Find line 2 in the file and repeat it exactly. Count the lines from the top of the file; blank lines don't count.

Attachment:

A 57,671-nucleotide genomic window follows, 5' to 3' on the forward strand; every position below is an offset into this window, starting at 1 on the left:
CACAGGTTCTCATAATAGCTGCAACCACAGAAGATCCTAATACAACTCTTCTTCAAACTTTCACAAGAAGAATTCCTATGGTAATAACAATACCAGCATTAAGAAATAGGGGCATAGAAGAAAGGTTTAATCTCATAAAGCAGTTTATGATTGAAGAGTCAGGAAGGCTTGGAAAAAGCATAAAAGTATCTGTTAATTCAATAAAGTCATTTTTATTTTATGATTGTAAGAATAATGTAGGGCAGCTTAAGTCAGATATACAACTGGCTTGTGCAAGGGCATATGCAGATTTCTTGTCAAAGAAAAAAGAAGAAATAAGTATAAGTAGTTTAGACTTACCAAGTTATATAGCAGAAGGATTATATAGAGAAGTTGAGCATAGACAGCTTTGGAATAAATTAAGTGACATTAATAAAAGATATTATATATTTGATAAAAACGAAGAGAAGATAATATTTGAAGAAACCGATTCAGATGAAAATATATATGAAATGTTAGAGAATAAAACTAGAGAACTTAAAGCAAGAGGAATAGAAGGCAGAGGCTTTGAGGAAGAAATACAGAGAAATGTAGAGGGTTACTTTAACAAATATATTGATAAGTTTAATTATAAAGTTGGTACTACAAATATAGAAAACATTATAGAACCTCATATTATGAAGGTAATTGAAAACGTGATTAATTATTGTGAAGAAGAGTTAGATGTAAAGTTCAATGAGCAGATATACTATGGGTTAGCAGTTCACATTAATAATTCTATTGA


CACAGGTTCTCATAATAGCTGCAACCACAGAAGATCCTAATACAACTCTTCTTCAAACTTTCACAAGAAGAATTCCTATGGTAATAACAATACCAGCATTAAGAAATAGGGGCATAGAAGAAAGGTTTAATCTCATAAAGCAGTTTATGATTGAAGAGTCAGGAAGGCTTGGAAAAAGCATAAAAGTATCTGTTAATTCAATAAAGTCATTTTTATTTTATGATTGTAAGAATAATGTAGGGCAGCTTAAGTCAGATATACAACTGGCTTGTGCAAGGGCATATGCAGATTTCTTGTCAAAGAAAAAAGAAGAAATAAGTATAAGTAGTTTAGACTTACCAAGTTATATAGCAGAAGGATTATATAGAGAAGTTGAGCATAGACAGCTTTGGAATAAATTAAGTGACATTAATAAAAGATATTATATATTTGATAAAAACGAAGAGAAGATAATATTTGAAGAAACCGATTCAGATGAAAATATATATGAAATGTTAGAGAATAAAACTAGAGAACTTAAAGCAAGAGGAATAGAAGGCAGAGGCTTTGAGGAAGAAATACAGAGAAATGTAGAGGGTTACTTTAACAAATATATTGATAAGTTTAATTATAAAGTTGGTACTACAAATATAGAAAACATTATAGAACCTCATATTATGAAGGTAATTGAAAACGTGATTAATTATTGTGAAGAAGAGTTAGATGTAAAGTTCAATGAGCAGATATACTATGGGTTAGCAGTTCACATTAATAATTCTATTGA